By Ian Dunt
David Cameron was accused of stoking extremism today, after he delivered a speech on the failure of multiculturalism during an EDL march.
Mr Cameron used his first keynote speech on the topic yesterday to blame home grown terrorism on the laissez-faire system of British immigration, where groups can live in enclosed ghettos without signing up to mainstream British social life.
But the fact that Mr Cameron was speaking as a rally of 3,000 English Defence League (EDL) activists gathered in Luton prompted outrage from many commentators, who said it could be interpreted as support for the march.
Former home secretary Jack Straw, who has previously landed himself in hot water for comments on the burkha and Muslim sex attackers, said the speech was "ill-timed" and "ill-judged".
"It is unwise that he did not take the opportunity to reject extremism in all its forms, including that of the EDL," said Gerry Sutcliffe, shadow Home Office minister.
Farooq Murad, secretary general of the Muslim Council of Britain (MCB) said: "The prime minister chose to deliver his speech on a day when the extremists of the English Defence League will be marching on Luton to sow discord amongst our communities.
"We find it very disappointing that at a time when we should seek to stand together to fight violence and extremism, Mr Cameron omits any reference to this extremist group spreading hate and bigotry against British Muslims in towns and cities up and down this country.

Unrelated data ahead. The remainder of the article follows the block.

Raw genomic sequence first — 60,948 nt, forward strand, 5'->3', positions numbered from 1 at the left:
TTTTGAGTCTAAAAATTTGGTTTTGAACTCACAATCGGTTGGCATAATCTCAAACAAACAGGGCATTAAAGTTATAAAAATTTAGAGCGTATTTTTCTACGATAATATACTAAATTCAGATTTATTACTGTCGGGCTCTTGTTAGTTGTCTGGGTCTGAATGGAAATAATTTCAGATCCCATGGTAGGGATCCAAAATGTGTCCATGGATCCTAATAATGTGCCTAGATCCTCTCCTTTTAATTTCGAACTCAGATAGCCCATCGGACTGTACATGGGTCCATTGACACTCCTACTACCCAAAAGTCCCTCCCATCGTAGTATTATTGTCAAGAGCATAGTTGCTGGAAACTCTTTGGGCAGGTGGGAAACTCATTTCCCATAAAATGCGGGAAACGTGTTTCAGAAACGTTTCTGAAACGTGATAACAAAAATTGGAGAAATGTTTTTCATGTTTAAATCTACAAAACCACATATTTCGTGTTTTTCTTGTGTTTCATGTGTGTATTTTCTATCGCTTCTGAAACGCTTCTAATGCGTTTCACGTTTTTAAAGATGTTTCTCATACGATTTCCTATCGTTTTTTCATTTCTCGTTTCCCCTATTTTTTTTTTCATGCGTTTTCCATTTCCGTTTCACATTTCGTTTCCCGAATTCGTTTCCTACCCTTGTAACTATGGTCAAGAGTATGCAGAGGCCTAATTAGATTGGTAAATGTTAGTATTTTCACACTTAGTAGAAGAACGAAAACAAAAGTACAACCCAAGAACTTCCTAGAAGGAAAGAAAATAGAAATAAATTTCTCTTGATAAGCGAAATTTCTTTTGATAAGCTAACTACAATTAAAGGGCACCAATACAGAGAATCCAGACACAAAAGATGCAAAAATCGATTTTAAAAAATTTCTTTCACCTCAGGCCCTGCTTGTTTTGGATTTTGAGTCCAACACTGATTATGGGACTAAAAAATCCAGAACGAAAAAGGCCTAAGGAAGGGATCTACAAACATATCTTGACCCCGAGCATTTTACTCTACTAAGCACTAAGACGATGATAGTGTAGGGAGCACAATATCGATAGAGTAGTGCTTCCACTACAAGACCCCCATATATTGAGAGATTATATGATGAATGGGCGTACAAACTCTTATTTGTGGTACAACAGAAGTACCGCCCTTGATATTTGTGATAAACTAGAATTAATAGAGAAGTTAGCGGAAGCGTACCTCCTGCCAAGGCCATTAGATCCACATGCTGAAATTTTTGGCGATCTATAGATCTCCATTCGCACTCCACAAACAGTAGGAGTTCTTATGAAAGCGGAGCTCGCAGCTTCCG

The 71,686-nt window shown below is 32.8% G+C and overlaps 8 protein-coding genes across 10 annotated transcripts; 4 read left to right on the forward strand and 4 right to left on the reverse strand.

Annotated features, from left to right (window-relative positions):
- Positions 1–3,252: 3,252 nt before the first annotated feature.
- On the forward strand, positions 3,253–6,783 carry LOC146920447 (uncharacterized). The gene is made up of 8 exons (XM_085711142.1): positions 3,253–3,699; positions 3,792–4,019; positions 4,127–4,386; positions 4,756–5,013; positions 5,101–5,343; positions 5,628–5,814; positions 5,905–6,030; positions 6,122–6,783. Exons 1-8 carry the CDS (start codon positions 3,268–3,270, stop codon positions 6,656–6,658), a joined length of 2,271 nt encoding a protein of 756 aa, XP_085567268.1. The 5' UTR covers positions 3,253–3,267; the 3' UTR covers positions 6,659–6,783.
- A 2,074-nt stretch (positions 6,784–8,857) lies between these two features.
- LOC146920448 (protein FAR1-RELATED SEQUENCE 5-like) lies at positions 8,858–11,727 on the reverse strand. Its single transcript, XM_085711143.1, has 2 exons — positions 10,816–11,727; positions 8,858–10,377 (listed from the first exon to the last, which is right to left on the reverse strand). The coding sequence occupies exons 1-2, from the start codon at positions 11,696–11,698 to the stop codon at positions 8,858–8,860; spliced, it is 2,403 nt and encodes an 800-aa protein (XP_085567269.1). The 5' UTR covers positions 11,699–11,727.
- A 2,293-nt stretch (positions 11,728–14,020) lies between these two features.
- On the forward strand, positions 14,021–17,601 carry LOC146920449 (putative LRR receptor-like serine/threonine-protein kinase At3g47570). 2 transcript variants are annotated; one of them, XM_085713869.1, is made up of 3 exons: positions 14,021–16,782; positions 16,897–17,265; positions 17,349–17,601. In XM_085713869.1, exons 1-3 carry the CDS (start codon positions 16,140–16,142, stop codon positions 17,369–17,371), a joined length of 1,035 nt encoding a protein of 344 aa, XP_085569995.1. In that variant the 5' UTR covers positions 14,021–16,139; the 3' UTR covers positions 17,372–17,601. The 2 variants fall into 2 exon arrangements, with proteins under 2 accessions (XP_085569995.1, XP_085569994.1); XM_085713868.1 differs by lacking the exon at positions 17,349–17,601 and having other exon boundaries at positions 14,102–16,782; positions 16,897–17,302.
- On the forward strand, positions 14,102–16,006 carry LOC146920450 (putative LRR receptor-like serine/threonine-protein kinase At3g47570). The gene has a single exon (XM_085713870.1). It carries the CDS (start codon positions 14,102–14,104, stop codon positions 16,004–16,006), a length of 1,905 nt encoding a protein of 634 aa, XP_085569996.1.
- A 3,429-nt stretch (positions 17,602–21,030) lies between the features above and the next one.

"Such a flagrant omission by the prime minister adds fuel to fire for such extremists to further stigmatise and alienate entire communities based on their religion or ethnicity.
Mohammed Shafiq, chief executive of the Ramadhan Foundation added: "The speech by British prime minister David Cameron fails to tackle the stooge of the fascists EDL and the BNP.
"Singling out Muslims as he has done feeds the hysteria and paranoia about Islam and Muslims.
"On the day we see fascists marching in Luton we have seen no similar condemnation or leadership shown from the government. Only when we see true action on the fascists will confidence be restored in our politics."
Foreign secretary William Hague defended the prime minister on the Andrew Marr programme.
"This is a prime minister giving a speech about the future of our country," he said.
"That doesn't have to be rescheduled because some people have chosen to march down a street that particular day."
Meanwhile, the Tories were engaged in an unpleasant spat with Labour after Tory party chairman Baroness Warsi demanded shadow justice secretary Sadiq Khan took back his comments on the speech.
"For Sadiq Khan to smear the prime minister as a right wing extremist is outrageous and irresponsible," she said.
"Mr Khan is Labour's shadow justice secretary and ran Ed Miliband's leadership campaign. He must apologise, and Mr Miliband needs urgently to disown his colleague's baseless accusation."
Asked about Mr Khan's statement on Sky News today, shadow home secretary Yvette Cooper said: "I think that we have always got to fight against extremism, it's also right to challenge non-violent extremism as well.
"I do think the prime minister was unwise not to make it clearer that he was criticising all kinds of extremism and so on the day of course that we had the English Defence League march he could have made it clearer that he was criticising extremism among EDL members."